Tattoos that can be erased are here, and the tech startup that cracked it is raising millions more to launch its first parlors

woman with tattoos drinking coffee

  • A tech startup has developed an erasable tattoo ink that can be zapped away in a single removal session.

  • Inque is going after what it believes is a multi-billion-dollar market — people who want tattoos but choose not to get them because of a fear of permanency.

  • The company based in Lowell, Massachusetts, is raising early-stage funding with the goal of opening its first tattoo parlors in early fall 2020.

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A tech startup wants to give you a tattoo you will never regret, in part, because the ink can be "turned off" instantaneously.

Inque is a venture-backed company that has developed an erasable tattoo ink. It's already tattooed about 3,300 volunteers over the last few years as part of product development, and is gearing up for its commercial debut sometime next year.

Inque is betting that while there are many tattooed Americans, the population that wants a tattoo but has chosen not to get inked accounts for a much bigger market.

inque tattoo removal dots

About three in 10 Americans have at least one tattoo, roughly the same share of people with iPhones in the United States, according to an online survey by the Harris Poll in 2015. Tattoos are especially popular among the younger generations, it found. A rise in demand injected $1.7 billion into the U.S. tattoo market in 2019.

"There are people who want that tattoo but are frightened away out of a fear of permanence or a fear of safety," said Robb Osinski, chief executive of Inque's parent company, Bambu Global. "We have proven out that there is a latent market for people who want tattoos and have chosen not to get them for those reasons."

The company based in the unusual startup hamlet of Lowell, Massachusetts, has set out to raise early-stage venture funding with the goal of opening its first dozen tattoo parlors in early fall 2020. They will be scattered across the Boston, New York, and Philadelphia metro areas.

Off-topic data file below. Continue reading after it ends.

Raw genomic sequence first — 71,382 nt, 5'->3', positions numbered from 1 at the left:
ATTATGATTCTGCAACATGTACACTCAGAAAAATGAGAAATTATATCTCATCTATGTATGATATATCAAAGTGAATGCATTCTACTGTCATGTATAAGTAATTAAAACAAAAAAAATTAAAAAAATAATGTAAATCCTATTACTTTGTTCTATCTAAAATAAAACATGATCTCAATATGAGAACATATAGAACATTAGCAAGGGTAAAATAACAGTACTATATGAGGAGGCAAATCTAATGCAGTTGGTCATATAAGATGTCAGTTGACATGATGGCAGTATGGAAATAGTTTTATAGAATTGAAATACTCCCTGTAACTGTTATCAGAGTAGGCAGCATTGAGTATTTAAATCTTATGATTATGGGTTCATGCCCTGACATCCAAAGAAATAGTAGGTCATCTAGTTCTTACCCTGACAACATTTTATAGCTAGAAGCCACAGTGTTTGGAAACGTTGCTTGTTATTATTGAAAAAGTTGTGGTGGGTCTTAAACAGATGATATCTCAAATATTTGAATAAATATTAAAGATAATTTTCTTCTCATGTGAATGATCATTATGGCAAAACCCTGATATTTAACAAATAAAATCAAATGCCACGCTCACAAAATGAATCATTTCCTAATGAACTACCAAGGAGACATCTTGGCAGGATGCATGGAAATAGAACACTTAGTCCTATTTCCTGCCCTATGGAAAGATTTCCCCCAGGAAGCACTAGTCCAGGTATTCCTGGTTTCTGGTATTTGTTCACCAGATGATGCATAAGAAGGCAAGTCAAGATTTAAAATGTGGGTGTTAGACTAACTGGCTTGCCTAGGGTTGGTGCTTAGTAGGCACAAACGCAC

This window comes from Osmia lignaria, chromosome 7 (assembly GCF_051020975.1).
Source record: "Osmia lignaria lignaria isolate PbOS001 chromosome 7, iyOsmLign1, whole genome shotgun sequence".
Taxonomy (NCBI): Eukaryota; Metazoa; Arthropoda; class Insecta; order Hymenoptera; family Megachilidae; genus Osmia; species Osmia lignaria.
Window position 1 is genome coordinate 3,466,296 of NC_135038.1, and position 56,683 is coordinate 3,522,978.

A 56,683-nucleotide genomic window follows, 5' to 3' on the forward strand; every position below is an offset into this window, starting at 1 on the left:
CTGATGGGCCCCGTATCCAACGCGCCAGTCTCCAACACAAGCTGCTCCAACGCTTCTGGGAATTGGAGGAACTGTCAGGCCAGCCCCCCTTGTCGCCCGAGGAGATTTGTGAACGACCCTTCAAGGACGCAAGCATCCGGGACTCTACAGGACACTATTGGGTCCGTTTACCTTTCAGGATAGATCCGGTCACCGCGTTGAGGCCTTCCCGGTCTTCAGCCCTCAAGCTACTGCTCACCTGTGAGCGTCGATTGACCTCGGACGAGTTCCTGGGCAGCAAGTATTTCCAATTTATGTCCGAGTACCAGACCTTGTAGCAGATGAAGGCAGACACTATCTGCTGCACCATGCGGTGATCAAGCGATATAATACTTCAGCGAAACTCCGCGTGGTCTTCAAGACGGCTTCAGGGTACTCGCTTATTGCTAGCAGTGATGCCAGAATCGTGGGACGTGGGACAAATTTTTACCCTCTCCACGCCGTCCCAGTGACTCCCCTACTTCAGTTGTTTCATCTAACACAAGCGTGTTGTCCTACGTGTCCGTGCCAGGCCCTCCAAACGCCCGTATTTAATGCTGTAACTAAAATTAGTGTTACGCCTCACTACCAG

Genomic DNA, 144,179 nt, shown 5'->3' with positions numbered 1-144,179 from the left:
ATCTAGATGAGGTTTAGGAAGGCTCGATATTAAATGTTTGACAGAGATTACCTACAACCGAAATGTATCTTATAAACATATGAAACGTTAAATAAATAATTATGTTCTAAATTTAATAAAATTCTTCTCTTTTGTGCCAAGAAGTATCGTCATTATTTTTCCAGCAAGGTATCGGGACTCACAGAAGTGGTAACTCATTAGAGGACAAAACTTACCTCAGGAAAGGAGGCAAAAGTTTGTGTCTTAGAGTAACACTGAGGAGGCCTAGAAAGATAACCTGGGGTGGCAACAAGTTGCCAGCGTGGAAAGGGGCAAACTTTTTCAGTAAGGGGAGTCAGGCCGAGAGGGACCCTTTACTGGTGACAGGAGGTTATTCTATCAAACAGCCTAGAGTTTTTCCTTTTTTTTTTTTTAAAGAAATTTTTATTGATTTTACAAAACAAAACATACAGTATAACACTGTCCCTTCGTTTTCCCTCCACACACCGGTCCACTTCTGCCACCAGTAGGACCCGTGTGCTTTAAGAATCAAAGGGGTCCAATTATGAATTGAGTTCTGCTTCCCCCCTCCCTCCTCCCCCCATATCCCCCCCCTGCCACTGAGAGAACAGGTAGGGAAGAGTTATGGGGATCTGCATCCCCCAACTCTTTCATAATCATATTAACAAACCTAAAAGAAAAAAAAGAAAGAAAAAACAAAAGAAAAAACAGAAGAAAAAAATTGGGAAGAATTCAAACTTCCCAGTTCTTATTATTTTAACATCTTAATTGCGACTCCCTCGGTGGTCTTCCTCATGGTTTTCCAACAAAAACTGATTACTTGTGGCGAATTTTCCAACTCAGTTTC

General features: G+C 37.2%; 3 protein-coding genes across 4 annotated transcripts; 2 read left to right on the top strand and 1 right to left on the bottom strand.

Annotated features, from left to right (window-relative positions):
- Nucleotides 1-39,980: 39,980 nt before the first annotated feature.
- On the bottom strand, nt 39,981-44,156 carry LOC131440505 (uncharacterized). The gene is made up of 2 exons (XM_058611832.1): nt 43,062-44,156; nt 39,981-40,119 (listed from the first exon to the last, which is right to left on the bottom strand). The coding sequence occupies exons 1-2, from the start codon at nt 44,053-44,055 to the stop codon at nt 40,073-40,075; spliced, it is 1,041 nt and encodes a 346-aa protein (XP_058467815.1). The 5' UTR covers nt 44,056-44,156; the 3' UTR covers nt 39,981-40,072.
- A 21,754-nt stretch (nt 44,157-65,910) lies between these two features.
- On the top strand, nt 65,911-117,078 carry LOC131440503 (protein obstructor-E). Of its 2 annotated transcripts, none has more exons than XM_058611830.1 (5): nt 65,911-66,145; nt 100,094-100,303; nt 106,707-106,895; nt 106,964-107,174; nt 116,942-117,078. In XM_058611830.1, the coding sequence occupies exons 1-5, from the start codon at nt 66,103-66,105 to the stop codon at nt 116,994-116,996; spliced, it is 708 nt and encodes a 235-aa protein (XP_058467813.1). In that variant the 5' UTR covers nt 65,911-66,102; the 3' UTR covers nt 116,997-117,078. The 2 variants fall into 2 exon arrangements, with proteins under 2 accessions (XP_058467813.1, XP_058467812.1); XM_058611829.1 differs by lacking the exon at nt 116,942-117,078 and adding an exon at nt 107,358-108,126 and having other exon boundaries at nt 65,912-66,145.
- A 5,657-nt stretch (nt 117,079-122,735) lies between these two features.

Inque had already closed $6 million in convertible debt financing from a group of unnamed angel investors in 2019.

Inque is not the first tattoo company to go after commitment-phobes.

Biomedical engineering students out of New York University developed a tattoo ink that fades and can be easily removed or changed. They said in old interviews that they expected to make the ink available by 2017, but their company, Ephemeral Tattoos, doesn't appear to have updated its website since that year.

How does it work?

Inque's tattoo ink doesn't fade, rather, it can be removed in a single session.

inque tattoo removal lines

The ink is needled into the skin in the same method of traditional tattooing, but its molecular structure is different, Osinski claims. A low-power laser sends a specific wavelength of light to the ink particle, triggering a chemical reaction that makes the ink invisible. The process doesn't bombard and break apart the particles like conventional laser tattoo removal, which typically requires many sessions over months or years. The ink stays in place just under the skin but is turned off. This video shows it in action.

The tattoo business is invulnerable to the decline of brick-and-mortar retail

The plan is to open a dozen tattoo parlors across the Northeast where artists will use Inque's ink exclusively. Having its own studios will allow the company to control quality and technique, Osinski said. It's typical for tattoo artists to blend inks from different manufacturers to make new colors, but doing so would prevent Inque's ink from working, "which would ultimately bastardize the brand," he said.

Osinski, who said he is not tattooed, said the business isn't threatened by the closing of retail stores across America.

"People still have to go somewhere to get a tattoo," he said. "You can't do that online."

Still, the company's success could hinge on one factor: the artists it recruits.

People put their trust in artists to make permanent changes to their bodies. They often follow artists on social media before making a selection and return to artists they like for future sessions. Inque will still need to hire artists with a following or a brilliant portfolio to show it can deliver on skill and style as well as easy removal.

SEE ALSO: Experts say there are 2 types of tattoos that are still a 'no-go' at work — and they're likely to outright disqualify you from some jobs

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NOW WATCH: Here's what has to happen under your skin to permanently remove a tattoo